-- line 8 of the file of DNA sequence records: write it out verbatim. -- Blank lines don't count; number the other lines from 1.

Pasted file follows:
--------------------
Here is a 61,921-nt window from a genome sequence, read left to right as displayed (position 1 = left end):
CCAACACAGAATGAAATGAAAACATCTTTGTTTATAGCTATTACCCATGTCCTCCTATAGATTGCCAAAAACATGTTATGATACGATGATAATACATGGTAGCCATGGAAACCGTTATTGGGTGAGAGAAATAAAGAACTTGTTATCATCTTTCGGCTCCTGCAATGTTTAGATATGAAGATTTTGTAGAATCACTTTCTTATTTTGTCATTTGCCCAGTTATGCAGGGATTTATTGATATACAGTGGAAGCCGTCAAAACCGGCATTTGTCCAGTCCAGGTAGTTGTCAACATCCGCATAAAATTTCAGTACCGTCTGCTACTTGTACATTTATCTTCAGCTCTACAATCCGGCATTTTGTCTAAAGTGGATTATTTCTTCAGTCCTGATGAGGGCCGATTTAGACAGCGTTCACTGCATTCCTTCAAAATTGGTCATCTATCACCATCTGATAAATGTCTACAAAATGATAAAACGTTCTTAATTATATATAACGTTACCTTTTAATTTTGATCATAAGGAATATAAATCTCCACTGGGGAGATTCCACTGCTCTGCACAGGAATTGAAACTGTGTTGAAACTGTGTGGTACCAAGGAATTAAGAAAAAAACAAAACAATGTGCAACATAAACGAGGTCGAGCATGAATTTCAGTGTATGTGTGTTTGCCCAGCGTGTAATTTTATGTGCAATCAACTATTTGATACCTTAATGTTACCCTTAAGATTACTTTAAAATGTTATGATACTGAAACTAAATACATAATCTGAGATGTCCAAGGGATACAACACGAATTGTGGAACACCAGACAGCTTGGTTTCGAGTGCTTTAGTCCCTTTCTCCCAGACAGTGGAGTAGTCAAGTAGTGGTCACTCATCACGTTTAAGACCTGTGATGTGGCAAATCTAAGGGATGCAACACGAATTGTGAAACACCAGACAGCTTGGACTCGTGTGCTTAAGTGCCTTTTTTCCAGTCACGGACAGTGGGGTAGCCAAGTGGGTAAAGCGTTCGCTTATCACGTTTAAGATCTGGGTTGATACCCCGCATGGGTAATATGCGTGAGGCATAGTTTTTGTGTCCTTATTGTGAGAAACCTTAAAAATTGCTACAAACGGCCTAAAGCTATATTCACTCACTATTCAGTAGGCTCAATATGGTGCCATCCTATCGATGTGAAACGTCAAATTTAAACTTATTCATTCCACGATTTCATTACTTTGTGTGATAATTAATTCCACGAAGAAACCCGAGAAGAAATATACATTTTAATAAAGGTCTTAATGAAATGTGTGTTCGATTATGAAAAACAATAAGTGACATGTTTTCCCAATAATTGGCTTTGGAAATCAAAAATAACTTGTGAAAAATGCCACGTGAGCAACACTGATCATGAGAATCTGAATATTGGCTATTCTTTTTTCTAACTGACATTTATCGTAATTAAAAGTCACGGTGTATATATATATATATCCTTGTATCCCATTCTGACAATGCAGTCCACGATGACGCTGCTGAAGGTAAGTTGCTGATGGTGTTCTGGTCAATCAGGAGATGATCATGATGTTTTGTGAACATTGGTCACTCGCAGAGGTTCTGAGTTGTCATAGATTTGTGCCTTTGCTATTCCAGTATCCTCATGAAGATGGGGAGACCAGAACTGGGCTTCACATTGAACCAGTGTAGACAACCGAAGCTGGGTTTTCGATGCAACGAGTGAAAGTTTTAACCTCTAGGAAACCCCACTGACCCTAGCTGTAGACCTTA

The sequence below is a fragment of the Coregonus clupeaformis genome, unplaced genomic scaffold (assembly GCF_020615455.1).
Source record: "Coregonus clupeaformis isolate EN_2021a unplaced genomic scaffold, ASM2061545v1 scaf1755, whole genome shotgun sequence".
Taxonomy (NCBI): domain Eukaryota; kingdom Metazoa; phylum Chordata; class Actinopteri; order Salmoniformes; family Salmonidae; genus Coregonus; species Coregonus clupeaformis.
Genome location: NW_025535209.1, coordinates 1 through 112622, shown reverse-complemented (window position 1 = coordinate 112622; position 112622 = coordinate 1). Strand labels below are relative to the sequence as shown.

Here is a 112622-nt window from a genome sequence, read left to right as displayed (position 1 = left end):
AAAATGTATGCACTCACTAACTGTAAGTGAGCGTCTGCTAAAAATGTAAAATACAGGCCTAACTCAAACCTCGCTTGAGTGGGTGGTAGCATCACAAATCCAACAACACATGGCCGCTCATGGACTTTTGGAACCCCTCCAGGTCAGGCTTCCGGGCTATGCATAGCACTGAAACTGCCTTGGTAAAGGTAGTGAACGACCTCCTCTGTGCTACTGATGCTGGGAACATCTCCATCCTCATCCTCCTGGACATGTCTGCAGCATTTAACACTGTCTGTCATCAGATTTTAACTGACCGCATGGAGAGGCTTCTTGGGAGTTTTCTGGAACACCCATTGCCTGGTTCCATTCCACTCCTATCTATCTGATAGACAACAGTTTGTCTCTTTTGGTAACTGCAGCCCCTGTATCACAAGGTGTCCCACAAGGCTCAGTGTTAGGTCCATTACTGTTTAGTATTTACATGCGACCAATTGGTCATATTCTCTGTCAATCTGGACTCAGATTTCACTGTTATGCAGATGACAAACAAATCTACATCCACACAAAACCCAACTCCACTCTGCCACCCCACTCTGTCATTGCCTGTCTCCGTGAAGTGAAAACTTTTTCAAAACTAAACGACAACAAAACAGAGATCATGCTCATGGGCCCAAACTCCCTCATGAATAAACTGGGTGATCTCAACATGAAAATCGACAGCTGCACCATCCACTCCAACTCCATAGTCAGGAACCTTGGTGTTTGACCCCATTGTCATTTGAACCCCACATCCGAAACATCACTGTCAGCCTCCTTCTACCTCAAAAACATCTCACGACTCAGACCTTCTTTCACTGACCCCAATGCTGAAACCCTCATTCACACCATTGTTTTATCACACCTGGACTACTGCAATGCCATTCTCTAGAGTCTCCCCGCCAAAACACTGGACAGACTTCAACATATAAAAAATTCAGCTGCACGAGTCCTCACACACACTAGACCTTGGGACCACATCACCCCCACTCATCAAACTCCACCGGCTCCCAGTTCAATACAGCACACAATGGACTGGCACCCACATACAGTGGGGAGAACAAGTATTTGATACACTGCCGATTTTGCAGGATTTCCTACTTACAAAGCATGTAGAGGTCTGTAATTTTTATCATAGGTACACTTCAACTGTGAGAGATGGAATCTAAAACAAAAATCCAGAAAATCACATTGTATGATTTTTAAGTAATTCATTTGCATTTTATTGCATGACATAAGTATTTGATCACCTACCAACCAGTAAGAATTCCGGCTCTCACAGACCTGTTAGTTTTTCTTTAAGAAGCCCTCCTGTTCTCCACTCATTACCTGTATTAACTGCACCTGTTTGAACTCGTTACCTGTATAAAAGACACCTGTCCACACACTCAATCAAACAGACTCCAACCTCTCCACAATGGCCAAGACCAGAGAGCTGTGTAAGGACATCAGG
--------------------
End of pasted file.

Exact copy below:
AAAATGTATGCACTCACTAACTGTAAGTGAGCGTCTGCTAAAAATGTAAAATACAGGCCTAACTCAAACCTCGCTTGAGTGGGTGGTAGCATCACAAATCCAACAACACATGGCCGCTCATGGACTTTTGGAACCCCTCCAGGTCAGGCTTCCGGGCTATGCATAGCACTGAAACTGCCTTGGTAAAGGTAGTGAACGACCTCCTCTGTGCTACTGATGCTGGGAACATCTCCATCCTCATCCTCCTGGACATGTCTGCAGCATTTAACACTGTCTGTCATCAGATTTTAACTGACCGCATGGAGAGGCTTCTTGGGAGTTTTCTGGAACACCCATTGCCTGGTTCCATTCCACTCCTATCTATCTGATAGACAACAGTTTGTCTCTTTTGGTAACTGCAGCCCCTGTATCACAAGGTGTCCCACAAGGCTCAGTGTTAGGTCCATTACTGTTTAGTATTTACATGCGACCAATTGGTCATATTCTCTGTCAATCTGGACTCAGATTTCACTGTTATGCAGATGACAAACAAATCTACATCCACACAAAACCCAACTCCACTCTGCCACCCCACTCTGTCATTGCCTGTCTCCGTGAAGTGAAAACTTTTTCAAAACTAAACGACAACAAAACAGAGATCATGCTCATGGGCCCAAACTCCCTCATGAATAAACTGGGTGATCTCAACATGAAAATCGACAGCTGCACCATCCACTCCAACTCCATAGTCAGGAACCTTGGTGTTTGACCCCATTGTCATTTGAACCCCACATCCGAAACATCACTGTCAGCCTCCTTCTACCTCAAAAACATCTCACGACTCAGACCTTCTTTCACTGACCCCAATGCTGAAACCCTCATTCACACCATTGTTTTATCACACCTGGACTACTGCAATGCCATTCTCTAGAGTCTCCCCGCCAAAACACTGGACAGACTTCAACATATAAAAAATTCAGCTGCACGAGTCCTCACACACACTAGACCTTGGGACCACATCACCCCCACTCATCAAACTCCACCGGCTCCCAGTTCAATACAGCACACAATGGACTGGCACCCACATACAGTGGGGAGAACAAGTATTTGATACACTGCCGATTTTGCAGGATTTCCTACTTACAAAGCATGTAGAGGTCTGTAATTTTTATCATAGGTACACTTCAACTGTGAGAGATGGAATCTAAAACAAAAATCCAGAAAATCACATTGTATGATTTTTAAGTAATTCATTTGCATTTTATTGCATGACATAAGTATTTGATCACCTACCAACCAGTAAGAATTCCGGCTCTCACAGACCTGTTAGTTTTTCTTTAAGAAGCCCTCCTGTTCTCCACTCATTACCTGTATTAACTGCACCTGTTTGAACTCGTTACCTGTATAAAAGACACCTGTCCACACACTCAATCAAACAGACTCCAACCTCTCCACAATGGCCAAGACCAGAGAGCTGTGTAAGGACATCAGG